Hepcidin and maximising iron absorption
More than 1 billion people worldwide are suffering from iron deficiency. And despite supplementing, so many people are finding their iron status doesn’t shift, or only moves very slowly over months and months.
The answer: hepcidin.
Hepcidin, is the master regulator of systemic iron. It is a protein made by your liver, that makes sure you don’t overdose on iron which would be very toxic. Humans and other mammals lack effective mechanisms to excrete excess iron, and therefore the sole means of maintaining iron balance is by regulating intestinal iron absorption to match systemic iron requirements.
How does hepcidin regulate iron levels?
High hepcidin levels block intestinal iron absorption. Dietary iron is absorbed predominantly in the duodenum (gut). Hepcidin reduces the iron entry to our blood from the absorptive duodenal cells. Absorption increases in response to increased iron requirements like iron deficiency or anaemia.
So if you are iron-deficient, or anaemic, hepcidin levels will naturally go lower so you get more iron from your diet/supplements, in comparison to someone's hepcidin levels if they had very high iron levels.
Hepcidin also increases when in an inflammatory state, or infection state.
Hepcidin synthesis is greatly increased during inflammation, autoimmune diseases, chronic infections, which means in these states a person will struggle to get the adequate amount of iron from their diet or supplements, and majority will be iron-deficient or anaemic. In these cases, we need to treat the inflammation levels to lower the hepcidin. Not just give them more and more iron, because this would worsen their hepcidin levels.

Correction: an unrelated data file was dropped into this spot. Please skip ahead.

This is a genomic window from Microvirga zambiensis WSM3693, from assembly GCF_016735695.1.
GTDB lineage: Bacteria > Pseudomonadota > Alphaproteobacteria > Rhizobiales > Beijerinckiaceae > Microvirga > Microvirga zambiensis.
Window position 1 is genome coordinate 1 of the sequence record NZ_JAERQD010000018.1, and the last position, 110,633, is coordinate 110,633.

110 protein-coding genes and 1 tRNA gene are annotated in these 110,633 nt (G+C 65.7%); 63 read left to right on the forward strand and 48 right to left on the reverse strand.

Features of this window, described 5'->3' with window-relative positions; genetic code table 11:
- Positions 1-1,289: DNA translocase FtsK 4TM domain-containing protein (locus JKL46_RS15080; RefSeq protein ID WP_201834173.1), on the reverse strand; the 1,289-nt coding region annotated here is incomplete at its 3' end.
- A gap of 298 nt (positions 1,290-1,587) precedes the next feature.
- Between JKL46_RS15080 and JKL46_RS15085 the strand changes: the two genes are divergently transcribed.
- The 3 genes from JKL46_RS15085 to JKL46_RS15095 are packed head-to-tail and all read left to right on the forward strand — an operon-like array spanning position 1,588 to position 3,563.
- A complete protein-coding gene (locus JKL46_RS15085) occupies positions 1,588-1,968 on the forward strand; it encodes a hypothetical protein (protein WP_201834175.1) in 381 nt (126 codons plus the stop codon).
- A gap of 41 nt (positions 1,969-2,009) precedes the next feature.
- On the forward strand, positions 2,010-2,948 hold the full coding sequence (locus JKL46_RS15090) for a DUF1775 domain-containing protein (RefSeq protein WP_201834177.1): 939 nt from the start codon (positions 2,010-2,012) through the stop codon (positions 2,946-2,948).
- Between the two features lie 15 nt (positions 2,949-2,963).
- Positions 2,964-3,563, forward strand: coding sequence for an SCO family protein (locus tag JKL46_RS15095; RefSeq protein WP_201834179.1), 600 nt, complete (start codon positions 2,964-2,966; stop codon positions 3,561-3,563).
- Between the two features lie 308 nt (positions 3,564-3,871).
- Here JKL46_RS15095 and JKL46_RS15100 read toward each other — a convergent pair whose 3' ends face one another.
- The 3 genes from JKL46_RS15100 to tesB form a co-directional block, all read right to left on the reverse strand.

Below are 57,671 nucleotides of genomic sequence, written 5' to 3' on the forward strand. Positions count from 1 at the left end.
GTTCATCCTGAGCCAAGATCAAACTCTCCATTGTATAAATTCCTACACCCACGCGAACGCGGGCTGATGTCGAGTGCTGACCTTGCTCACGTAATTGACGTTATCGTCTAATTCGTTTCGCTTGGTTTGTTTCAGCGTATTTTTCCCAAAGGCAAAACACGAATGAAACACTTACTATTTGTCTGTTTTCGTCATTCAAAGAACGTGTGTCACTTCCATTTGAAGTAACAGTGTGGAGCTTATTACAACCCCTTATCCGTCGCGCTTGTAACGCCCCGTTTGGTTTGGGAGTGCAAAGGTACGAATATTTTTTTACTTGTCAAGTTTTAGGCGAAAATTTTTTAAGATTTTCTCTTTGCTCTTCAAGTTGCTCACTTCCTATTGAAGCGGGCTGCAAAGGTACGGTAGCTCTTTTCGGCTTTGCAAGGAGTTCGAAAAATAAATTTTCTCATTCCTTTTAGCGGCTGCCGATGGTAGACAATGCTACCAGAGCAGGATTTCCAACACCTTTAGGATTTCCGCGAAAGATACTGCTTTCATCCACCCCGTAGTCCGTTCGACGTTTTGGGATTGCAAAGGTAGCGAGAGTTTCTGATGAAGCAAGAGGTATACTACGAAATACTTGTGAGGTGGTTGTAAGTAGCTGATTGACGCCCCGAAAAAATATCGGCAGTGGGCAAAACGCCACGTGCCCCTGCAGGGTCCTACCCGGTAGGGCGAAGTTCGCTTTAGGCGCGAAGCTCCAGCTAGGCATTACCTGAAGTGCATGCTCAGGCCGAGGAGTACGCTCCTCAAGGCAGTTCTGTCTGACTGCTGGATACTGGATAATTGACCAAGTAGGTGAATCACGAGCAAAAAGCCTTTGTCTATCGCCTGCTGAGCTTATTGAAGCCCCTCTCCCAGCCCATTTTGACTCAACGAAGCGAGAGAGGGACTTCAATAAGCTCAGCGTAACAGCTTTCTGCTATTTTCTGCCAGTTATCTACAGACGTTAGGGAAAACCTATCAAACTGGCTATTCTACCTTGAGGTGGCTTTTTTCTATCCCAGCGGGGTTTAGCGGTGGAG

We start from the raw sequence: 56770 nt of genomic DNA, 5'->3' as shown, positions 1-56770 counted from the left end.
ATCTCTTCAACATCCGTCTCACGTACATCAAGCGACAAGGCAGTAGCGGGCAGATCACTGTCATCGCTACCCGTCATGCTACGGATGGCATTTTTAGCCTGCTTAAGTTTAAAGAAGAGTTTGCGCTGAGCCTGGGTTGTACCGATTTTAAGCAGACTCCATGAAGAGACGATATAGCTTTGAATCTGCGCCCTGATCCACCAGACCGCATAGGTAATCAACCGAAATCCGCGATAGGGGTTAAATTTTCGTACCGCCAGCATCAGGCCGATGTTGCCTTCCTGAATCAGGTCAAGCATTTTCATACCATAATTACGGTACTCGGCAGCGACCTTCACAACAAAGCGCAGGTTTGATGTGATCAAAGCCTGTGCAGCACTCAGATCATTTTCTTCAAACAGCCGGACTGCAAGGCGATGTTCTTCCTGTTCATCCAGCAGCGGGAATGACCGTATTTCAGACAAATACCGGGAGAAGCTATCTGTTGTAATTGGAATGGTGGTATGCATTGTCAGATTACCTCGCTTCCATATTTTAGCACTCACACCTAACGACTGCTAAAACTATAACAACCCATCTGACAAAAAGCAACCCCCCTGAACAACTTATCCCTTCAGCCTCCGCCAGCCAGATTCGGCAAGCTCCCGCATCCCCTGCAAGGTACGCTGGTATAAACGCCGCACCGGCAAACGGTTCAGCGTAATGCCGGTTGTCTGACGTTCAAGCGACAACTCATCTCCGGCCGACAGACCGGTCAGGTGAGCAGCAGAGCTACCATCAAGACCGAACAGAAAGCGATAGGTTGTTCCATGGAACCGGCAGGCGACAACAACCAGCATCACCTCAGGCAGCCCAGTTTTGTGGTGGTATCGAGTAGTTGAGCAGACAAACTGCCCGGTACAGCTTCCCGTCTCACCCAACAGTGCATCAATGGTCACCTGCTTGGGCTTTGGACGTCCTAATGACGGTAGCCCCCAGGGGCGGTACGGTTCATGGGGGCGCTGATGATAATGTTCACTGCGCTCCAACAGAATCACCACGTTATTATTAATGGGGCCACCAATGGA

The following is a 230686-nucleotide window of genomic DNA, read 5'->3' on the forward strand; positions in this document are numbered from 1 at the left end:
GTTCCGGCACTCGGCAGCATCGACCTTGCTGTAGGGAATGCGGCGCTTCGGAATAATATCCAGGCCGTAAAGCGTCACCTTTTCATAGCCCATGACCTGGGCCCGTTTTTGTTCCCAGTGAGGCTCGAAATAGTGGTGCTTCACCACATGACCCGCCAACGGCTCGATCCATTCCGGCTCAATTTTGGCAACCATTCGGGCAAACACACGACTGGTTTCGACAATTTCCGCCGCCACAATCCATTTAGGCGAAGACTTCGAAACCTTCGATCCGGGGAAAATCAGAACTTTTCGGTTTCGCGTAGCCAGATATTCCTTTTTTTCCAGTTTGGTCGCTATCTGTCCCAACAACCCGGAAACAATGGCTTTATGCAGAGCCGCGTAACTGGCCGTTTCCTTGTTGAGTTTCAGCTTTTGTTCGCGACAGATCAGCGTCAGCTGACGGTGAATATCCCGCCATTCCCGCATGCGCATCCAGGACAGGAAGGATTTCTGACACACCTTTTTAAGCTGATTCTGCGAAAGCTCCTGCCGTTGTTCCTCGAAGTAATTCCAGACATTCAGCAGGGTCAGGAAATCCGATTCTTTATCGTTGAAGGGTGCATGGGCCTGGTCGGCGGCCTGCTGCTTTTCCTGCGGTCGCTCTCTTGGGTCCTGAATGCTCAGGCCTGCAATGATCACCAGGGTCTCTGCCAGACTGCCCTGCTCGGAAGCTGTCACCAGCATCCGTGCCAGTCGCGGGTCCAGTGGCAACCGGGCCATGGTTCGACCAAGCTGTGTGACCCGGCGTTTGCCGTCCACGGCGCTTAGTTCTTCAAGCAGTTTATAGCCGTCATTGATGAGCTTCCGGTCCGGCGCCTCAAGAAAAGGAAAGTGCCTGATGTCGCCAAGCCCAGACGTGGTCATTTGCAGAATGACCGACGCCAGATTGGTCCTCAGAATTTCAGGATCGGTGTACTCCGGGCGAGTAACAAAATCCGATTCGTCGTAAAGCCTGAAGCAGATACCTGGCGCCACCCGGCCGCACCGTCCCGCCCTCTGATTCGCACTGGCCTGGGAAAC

Interestingly, improvement in vitamin D status in patients with chronic kidney disease may reduce systemic hepcidin levels.
Research shows that higher dose iron supplements at doses of 60 mg Fe or higher increase hepcidin for up to 24-48 hours and are associated with lower iron absorption on the following day. A study completed showed an oral dose of 65 mg of iron in healthy volunteers caused a 5-fold increase in hepcidin within 1 day!!
This shows, that with increasing dose of iron, fractional absorption decreased.
The duration of the hepcidin response supports alternate day supplementation, because if you took an iron supplement Monday morning at 9am. Your hepcidin levels will remain high anywhere to Tuesday 9am to Wednesday 9am. So if we skip every second day, we are allowing our hepcidin to naturally go back down, so we maximise absorption from our supplement.